Homeschooling a child with learning differences is not necessarily easy, but it works. That’s why educating yourself first is so important. You know what to expect and you know what works. If you are consistent, before you know it, they’re reading, they’re writing and they’re doing fine.
It may sound simplistic, but it’s true. Be consistent. Keep waking up and doing the same thing. There here is such a great teacher/student ratio in homeschooling. Your child can thrive.
What do you look for in a curriculum when you want to help a child who has a challenge with learning?
For issues with reading, there are some curricula that work better than others.
You want to look for something called the Orton-Gillingham method. It’s very explicit and teaches every rule. There’s a ton of review and it’s taught systematically – the same way every time. Multi-sensory, hands-on learning is also incredibly effective. In summary, anything that’s hands-on or is Orton-Gillingham is going to be more effective.
When it comes to math, it really depends on the child. For example, lot of people like Math U See, because again, it has that hands-on element with manipulatives and so forth.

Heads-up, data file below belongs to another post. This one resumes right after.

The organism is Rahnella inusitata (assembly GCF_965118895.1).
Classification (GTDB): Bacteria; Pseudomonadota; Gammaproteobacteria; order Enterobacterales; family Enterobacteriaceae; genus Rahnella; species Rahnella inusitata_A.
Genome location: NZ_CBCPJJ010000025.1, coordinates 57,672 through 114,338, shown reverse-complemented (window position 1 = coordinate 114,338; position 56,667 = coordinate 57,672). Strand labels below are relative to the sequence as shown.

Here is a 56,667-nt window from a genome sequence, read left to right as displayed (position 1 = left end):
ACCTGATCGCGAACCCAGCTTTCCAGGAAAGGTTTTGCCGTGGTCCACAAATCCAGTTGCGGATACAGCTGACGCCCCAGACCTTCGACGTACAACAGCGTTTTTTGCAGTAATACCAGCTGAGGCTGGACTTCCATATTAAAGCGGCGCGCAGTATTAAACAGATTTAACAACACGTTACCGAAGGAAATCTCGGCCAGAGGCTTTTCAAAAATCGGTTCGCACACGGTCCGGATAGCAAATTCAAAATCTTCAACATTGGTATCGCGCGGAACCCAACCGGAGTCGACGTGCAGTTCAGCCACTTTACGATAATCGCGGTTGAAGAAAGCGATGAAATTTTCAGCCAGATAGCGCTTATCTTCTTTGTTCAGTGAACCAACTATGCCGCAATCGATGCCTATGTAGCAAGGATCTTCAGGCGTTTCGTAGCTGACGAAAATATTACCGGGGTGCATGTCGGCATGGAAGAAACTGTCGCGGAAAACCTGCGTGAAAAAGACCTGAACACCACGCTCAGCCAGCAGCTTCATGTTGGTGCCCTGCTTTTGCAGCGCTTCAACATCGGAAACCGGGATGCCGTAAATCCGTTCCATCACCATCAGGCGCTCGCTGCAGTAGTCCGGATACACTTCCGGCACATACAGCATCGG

Accommodations For Helping Your Child Learn
The reality is though, it’s more about understanding accommodations than it is choosing a specific curriculum. Many parents do this naturally. For example, you may use Sonlight as your curriculum of choice. If your child struggles with reading, you would likely choose to read all the books out loud so that your child could listen to them. This is an accommodation.
If your child isn’t reading at grade level, no problem. Use audiobooks instead. The benefit is huge as it’s exposing them to language and giving them an advanced vocabulary, the same as if they were reading with their eyes.
Watch on YouTube:
Standard Accommodations For Learning Differences
- Reading aloud
- Allowing them to type vs. hand write
- Using assistive technology like speech to text with a paper, instead of typing it,
- Scribing for your child
Andrew Pudewa says “You cannot help a child too much.” Kids want to do well. They want to please their parents. When we give them this kind of scaffolding that they need, they’re able to learn at their pace and they’re able to learn at their grade level, because of the support you’re giving. They’re able to do it intellectually, even if they can’t write it or they can’t spell it.
Is This A Real Learning Issue Or A Behavior Problem?
When your child struggles for the first time or the first few times, and we see that they’re just not producing at the level we expect, it’s easy to ask, “Is there something wrong or is it behavior?” How do you tell the difference?
The answer is patterns.